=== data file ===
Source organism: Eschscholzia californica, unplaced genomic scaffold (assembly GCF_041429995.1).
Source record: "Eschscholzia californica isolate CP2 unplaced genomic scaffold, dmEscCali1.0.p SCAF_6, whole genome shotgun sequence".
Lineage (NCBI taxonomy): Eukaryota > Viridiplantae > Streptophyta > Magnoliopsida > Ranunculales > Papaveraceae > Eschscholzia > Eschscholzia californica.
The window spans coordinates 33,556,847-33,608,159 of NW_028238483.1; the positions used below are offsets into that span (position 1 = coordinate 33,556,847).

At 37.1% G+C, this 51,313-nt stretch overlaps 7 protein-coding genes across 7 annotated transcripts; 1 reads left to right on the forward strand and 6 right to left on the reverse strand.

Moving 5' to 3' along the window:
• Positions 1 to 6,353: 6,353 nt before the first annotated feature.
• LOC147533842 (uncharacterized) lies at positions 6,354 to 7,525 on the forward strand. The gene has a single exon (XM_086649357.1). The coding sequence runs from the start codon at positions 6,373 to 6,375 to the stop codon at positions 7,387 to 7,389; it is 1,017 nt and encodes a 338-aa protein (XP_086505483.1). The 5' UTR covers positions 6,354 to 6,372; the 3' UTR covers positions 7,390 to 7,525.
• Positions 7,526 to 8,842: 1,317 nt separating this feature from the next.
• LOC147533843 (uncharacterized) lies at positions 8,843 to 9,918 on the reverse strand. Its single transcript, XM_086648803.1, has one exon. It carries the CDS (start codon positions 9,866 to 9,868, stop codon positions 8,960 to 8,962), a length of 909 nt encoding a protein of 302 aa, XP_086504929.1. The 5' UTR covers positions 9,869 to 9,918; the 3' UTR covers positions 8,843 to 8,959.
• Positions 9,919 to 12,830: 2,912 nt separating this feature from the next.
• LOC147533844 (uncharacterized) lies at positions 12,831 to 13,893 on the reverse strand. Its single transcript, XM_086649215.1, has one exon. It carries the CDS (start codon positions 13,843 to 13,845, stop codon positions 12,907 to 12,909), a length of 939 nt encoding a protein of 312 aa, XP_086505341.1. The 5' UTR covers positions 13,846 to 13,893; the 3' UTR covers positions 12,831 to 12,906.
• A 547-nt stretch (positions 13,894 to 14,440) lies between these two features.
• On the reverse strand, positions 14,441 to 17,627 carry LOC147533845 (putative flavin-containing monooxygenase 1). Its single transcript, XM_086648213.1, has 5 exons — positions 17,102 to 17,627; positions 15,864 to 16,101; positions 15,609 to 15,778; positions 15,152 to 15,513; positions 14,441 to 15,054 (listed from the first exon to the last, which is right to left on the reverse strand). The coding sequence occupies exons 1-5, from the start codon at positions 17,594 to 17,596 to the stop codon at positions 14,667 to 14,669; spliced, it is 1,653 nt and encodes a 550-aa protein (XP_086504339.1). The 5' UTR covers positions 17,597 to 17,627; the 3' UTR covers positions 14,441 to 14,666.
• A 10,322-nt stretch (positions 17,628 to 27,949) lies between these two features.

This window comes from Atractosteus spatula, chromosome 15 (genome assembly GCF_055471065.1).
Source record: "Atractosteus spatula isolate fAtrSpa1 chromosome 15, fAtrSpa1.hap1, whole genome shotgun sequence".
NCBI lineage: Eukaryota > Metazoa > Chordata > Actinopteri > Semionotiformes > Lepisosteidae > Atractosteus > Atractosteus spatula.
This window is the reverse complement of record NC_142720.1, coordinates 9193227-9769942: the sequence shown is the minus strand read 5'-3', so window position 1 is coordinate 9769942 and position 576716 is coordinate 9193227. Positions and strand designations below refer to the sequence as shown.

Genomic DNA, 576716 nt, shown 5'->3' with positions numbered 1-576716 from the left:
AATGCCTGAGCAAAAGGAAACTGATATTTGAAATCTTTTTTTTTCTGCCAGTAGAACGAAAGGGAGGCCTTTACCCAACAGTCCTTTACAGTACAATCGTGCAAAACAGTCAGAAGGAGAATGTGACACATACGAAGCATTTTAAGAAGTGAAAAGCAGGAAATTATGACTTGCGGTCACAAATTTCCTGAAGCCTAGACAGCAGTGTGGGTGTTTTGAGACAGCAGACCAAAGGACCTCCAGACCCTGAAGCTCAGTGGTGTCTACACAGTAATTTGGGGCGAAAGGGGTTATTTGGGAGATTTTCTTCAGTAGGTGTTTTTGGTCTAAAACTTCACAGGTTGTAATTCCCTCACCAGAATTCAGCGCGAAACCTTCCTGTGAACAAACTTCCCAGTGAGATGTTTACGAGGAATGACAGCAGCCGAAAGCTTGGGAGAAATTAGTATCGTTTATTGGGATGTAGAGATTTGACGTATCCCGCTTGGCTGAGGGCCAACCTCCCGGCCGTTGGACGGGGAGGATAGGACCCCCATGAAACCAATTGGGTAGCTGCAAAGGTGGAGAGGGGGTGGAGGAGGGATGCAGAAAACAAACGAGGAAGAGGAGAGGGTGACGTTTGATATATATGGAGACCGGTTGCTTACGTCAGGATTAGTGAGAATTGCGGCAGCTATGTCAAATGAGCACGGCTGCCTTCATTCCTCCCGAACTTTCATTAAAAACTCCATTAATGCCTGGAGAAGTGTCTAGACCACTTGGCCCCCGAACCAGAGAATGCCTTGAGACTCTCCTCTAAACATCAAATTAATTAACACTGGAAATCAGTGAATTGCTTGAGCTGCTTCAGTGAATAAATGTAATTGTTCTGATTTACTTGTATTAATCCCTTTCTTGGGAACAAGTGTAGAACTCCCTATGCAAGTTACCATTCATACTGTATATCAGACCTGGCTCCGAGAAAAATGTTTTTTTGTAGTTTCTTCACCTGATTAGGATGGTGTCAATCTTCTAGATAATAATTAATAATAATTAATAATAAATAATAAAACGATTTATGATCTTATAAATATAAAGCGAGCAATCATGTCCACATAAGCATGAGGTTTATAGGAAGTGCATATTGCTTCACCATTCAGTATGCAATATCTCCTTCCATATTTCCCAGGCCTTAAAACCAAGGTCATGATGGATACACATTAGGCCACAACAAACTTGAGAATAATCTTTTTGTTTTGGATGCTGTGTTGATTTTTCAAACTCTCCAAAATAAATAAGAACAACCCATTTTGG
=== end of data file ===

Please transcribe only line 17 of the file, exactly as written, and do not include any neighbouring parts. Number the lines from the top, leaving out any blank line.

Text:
Source record: "Atractosteus spatula isolate fAtrSpa1 chromosome 15, fAtrSpa1.hap1, whole genome shotgun sequence".